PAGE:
Authors: L. Ingoglia, G. Covone, M. Sereno, ..., S. Farrens, et al.
Journal: MNRAS
Year: 2022
DOI: 10.1093/mnras/stac046
Download: ADS | arXiv


Abstract

Galaxy clusters are biased tracers of the underlying matter density field. At very large radii beyond about 10 Mpc/\textit{h}, the shear profile shows evidence of a second-halo term. This is related to the correlated matter distribution around galaxy clusters and proportional to the so-called halo bias. We present an observational analysis of the halo bias-mass relation based on the AMICO galaxy cluster catalog, comprising around 7000 candidates detected in the third release of the KiDS survey. We split the cluster sample into 14 redshift-richness bins and derive the halo bias and the virial mass in each bin by means of a stacked weak lensing analysis. The observed halo bias-mass relation and the theoretical predictions based on the \\Lambda\CDM standard cosmological model show an agreement within \2\sigma\. The mean measurements of bias and mass over the full catalog give \M_{200c} = (4.9 \pm 0.3) \times 10^{13} M_{\odot}/\textit{h}\ and \b_h \sigma_8^2 = 1.2 \pm 0.1\. With the additional prior of a bias-mass relation from numerical simulations, we constrain the normalization of the power spectrum with a fixed matter density \\Omega_m = 0.3\, finding \\sigma_8 = 0.63 \pm 0.10\.

Early dark energy in the pre- and post-recombination epochs

Early dark energy in the pre- and postrecombination epochs

 

Authors:

  Adrià Gómez-ValentZiyang ZhengLuca AmendolaValeria PettorinoChristof Wetterich

Journal:
PRD
Year: 07/2021
Download: PRD | Arxiv


Abstract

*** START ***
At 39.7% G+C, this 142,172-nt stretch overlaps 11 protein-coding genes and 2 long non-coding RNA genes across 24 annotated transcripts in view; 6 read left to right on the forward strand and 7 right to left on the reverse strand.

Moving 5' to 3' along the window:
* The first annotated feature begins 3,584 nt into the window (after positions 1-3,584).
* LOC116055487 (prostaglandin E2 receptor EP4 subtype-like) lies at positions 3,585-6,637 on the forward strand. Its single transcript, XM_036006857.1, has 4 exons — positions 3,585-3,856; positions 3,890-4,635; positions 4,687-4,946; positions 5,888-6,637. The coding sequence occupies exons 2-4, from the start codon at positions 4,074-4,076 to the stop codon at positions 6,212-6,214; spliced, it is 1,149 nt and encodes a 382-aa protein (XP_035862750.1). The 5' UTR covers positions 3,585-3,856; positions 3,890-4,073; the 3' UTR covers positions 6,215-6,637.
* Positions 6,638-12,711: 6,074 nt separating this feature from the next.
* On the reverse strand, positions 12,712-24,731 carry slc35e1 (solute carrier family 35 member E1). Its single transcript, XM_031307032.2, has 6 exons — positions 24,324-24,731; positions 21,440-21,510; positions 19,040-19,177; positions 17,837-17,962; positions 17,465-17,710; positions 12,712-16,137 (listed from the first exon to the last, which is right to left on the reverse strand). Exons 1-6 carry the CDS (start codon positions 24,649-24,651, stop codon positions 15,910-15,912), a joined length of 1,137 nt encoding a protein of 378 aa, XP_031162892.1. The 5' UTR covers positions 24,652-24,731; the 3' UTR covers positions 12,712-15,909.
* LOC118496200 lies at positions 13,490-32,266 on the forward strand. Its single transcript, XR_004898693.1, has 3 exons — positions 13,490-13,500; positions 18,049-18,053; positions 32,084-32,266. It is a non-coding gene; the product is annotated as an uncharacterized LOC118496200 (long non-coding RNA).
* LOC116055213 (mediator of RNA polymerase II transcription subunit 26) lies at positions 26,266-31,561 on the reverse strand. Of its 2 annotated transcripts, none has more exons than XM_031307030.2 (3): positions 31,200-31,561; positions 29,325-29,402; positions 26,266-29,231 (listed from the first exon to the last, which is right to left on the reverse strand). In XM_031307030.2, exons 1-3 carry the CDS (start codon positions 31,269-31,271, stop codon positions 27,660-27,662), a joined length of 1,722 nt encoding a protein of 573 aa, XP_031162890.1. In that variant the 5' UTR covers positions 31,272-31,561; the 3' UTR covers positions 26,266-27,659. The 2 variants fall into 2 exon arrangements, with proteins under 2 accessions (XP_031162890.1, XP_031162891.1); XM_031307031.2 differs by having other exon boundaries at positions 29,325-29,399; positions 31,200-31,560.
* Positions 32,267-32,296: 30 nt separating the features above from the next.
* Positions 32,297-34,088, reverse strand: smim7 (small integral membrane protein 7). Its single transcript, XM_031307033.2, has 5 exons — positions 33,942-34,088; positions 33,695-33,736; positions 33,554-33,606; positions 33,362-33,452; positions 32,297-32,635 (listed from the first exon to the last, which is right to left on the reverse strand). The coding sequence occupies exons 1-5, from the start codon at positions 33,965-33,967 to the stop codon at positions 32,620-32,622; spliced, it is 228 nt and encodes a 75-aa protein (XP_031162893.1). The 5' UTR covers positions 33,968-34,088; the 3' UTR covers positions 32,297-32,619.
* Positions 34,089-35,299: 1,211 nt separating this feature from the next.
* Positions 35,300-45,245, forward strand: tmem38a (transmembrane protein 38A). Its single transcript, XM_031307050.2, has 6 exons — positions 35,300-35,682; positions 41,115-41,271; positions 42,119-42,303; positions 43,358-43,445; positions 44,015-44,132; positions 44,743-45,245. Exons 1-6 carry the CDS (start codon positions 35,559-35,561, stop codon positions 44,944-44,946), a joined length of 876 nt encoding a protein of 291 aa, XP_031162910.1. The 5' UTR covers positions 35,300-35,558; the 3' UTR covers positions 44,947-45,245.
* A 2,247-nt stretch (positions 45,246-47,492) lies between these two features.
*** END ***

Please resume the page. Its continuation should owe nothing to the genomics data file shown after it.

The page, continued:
Dark energy could play a role at redshifts zO(1). Many quintessence models possess scaling or attractor solutions where the fraction of dark energy follows the dominant component in previous epochs of the Universe’s expansion, or phase transitions may happen close to the time of matter-radiation equality. A non-negligible early dark energy (EDE) fraction around matter-radiation equality could contribute to alleviate the well-known H0 tension. In this work, we constrain the fraction of EDE using two approaches: first, we use a fluid parameterization that mimics the plateaux of the dominant components in the past. An alternative tomographic approach constrains the EDE density in binned redshift intervals. The latter allows us to reconstruct the evolution of Ωde(z) before and after the decoupling of the cosmic microwave background (CMB) photons. We have employed Planck data 2018, the Pantheon compilation of supernovae of Type Ia (SNIa), data on galaxy clustering, the prior on the absolute magnitude of SNIa by SH0ES, and weak lensing data from KiDS+VIKING450 and DES-Y1. When we use a minimal parameterization mimicking the background plateaux, EDE has only a small impact on current cosmological tensions. We show how the constraints on the EDE fraction weaken considerably when its sound speed is allowed to vary. By means of our binned analysis we put very tight constraints on the EDE fraction around the CMB decoupling time, 0.4% at 2σ c.l. We confirm previous results that a significant EDE fraction in the radiation-dominated epoch loosens the H0 tension, but tends to worsen the tension for σ8. A subsequent presence of EDE in the matter-dominated era helps to alleviate this issue. When both the SH0ES prior and weak lensing data are considered in the fitting analysis in combination with data from CMB, SNIa and baryon acoustic oscillations, the EDE fractions are constrained to be 2.6% in the radiation-dominated epoch and 1.5% in the redshift range z(100,1000) at 2σ c.l. The two tensions remain with a statistical significance of 23σ c.l.